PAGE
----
For some people, talking about sex can be uncomfortable. We remind ourselves about the importance of physical and mental health: limiting alcohol, not smoking, eating a balanced diet, staying active. What about our sexual health?

Love and intimacy are essential parts of our lives, and sexual health, like other areas, requires well-informed decisions. If you are sexually active, the contraception talk is crucial. You need to consider the factors of sexually transmitted diseases (STDs) and pregnancy, and explore the options – including their benefits and downsides – to protect yourself.

Forget the embarrassment. Remember what’s at stake: your health.

Exploring Your Options

Along with popular methods like the Pill and condoms, contraceptive options include intrauterine devices, diaphragms, and the transdermal patch, to name a few.

Many forms of birth control do not protect you from STDs. The Pill, for example, while a very effective method of birth control, does not protect against STDs, and may include side effects. Yet the benefits of taking the Pill include protection against acne and PMS symptoms, and reducing the risk to certain cancers.

It’s always best to speak with your doctor whenever you are planning to use contraception, since certain options may not be advisable for you if you have a health condition.

Emergency Options

While emergency contraception reduces your chance of pregnancy following unprotected sex, it does not protect you against STDs.

The Copper T Intrauterine Device (IUD) is a device made of plastic and copper, which is inserted into the uterus. The presence of the copper device makes the uterine environment hostile to implantation. It can be used as emergency contraception up to five days after unprotected sex. The copper IUD is the most effective method for emergency contraception. It can prevent over 95 percent of unwanted pregnancies within 5 days of unprotected intercourse.

While the initial costs of insertion are higher than the use of progesterone pills as emergency contraception, the device is extremely effective for up to 10 to 12 years after insertion. It does not protect against STDs, and should only be inserted and removed by a health care professional. Should you later decide to have children, you will be able to start immediately once the device is removed. 

“The Morning After Pill”

If you have had unprotected sex, or believe your birth control might have failed, taking this pill up to five days after sex will reduce your chances of pregnancy. Some forms require a prescription, though there are over-the-counter options. The pill is made up of varying doses of the hormone progesterone; this can help prevent implantation and pregnancy.

Plan & Prepare

As you would prepare for a job interview, plan questions and anticipate your partner’s responses or questions. Choose a comfortable, private spot where the two of you can talk, minus distractions.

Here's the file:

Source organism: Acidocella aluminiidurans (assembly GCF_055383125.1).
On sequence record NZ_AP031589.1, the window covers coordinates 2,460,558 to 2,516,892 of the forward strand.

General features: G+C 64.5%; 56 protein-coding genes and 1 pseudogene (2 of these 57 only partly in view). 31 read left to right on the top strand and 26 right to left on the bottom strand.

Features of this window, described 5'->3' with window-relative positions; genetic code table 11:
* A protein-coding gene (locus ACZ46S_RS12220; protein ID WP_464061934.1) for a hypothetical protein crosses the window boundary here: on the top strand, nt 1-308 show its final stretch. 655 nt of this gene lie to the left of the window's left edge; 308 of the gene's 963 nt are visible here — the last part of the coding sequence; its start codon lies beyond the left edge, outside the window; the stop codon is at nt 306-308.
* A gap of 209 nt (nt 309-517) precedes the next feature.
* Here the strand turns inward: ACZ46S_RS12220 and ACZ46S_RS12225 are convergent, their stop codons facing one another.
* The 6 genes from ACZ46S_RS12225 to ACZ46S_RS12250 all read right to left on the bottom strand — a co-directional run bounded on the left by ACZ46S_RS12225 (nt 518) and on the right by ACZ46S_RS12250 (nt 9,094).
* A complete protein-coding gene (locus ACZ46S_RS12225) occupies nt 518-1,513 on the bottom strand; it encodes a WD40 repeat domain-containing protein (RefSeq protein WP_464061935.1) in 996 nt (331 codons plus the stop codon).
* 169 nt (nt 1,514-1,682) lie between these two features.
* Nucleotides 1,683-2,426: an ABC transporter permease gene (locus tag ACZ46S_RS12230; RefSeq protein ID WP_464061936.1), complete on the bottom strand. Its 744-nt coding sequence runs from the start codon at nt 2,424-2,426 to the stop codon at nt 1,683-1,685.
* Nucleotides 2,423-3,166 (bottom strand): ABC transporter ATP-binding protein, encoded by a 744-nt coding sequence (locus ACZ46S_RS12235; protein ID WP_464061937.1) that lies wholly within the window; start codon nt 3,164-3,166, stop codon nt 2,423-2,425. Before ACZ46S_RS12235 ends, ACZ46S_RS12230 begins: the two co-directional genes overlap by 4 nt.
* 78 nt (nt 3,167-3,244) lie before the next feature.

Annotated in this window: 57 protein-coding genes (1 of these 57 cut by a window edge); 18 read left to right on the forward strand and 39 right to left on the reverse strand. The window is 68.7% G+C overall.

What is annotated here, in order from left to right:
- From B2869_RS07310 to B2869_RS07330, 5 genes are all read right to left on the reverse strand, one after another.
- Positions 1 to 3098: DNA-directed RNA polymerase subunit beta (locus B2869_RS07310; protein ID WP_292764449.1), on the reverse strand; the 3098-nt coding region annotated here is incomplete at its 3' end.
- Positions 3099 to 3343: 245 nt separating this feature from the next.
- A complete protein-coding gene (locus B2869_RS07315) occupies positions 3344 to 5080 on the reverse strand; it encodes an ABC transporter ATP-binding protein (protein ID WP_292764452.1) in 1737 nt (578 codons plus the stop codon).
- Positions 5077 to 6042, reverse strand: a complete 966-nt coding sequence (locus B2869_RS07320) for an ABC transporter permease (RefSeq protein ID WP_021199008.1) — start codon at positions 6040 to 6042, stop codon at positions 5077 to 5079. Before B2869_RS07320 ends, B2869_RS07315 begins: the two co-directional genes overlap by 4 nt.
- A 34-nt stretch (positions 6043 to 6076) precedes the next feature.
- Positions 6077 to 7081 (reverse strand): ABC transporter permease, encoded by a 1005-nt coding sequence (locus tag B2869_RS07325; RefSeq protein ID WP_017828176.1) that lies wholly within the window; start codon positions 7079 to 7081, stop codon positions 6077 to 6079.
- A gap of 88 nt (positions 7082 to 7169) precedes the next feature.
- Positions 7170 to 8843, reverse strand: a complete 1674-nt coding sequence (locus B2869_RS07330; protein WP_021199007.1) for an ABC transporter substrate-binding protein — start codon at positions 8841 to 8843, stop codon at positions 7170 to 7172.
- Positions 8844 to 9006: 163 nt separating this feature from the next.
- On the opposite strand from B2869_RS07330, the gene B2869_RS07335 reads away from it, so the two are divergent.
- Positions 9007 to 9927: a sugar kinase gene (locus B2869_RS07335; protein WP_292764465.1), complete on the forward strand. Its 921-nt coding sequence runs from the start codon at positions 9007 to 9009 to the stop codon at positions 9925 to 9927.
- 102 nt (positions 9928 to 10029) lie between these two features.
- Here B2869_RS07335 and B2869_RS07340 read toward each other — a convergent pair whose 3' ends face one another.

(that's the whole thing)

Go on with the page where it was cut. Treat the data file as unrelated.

Be ready to discuss that if you are constantly worried about not being protected, you will be unable to fully enjoy sex. Being protected means being safe and having peace of mind.

Rather than focusing on contraception taking the pleasure from your sexual life, think about how it can help. Discover ways to involve each other in the process. Applying contraception together, like a condom, could provide an opportunity for the two of you to bond more, allowing you to commit to the relationship and enjoy your sexual intimacy.

Voice Your Needs

Now is the time to honestly discuss your needs with your partner.

  • Are you using birth control because you aren’t ready for kids yet, or mainly as a preventive measure against STDs?
  • Do you plan on having children some day? If so, choosing a non-reversible measure will not be in your best long-term interests.
  • Many forms of birth control do not protect against STDs. What options have you discovered that will work best?
  • Be prepared to listen to your partner’s needs, which may differ from your own. How will you be prepared to handle any differing viewpoints? 

Talk More

Being honest about your anxiety can help to lighten the mood. While this is certainly a serious matter, you don’t want to be so overwhelmed that you can’t even talk.

Maybe this will be a series of conversations. Devoting small chunks of time – whether 15 minutes or half an hour – to discuss contraceptive methods may work best for you. With each talk, you will open up more. Breaking through the awkward barriers means creating a fulfilling sexual life.

It may seem hard at first: baring sexual pasts, discussing unromantic contraceptive methods. But sexual health includes more than physical desire. Women tend to seek closeness and emotional intimacy through their sexual relationships. Talking with your partner about the various contraceptive options will enhance your sexual health by empowering you to make smart decisions.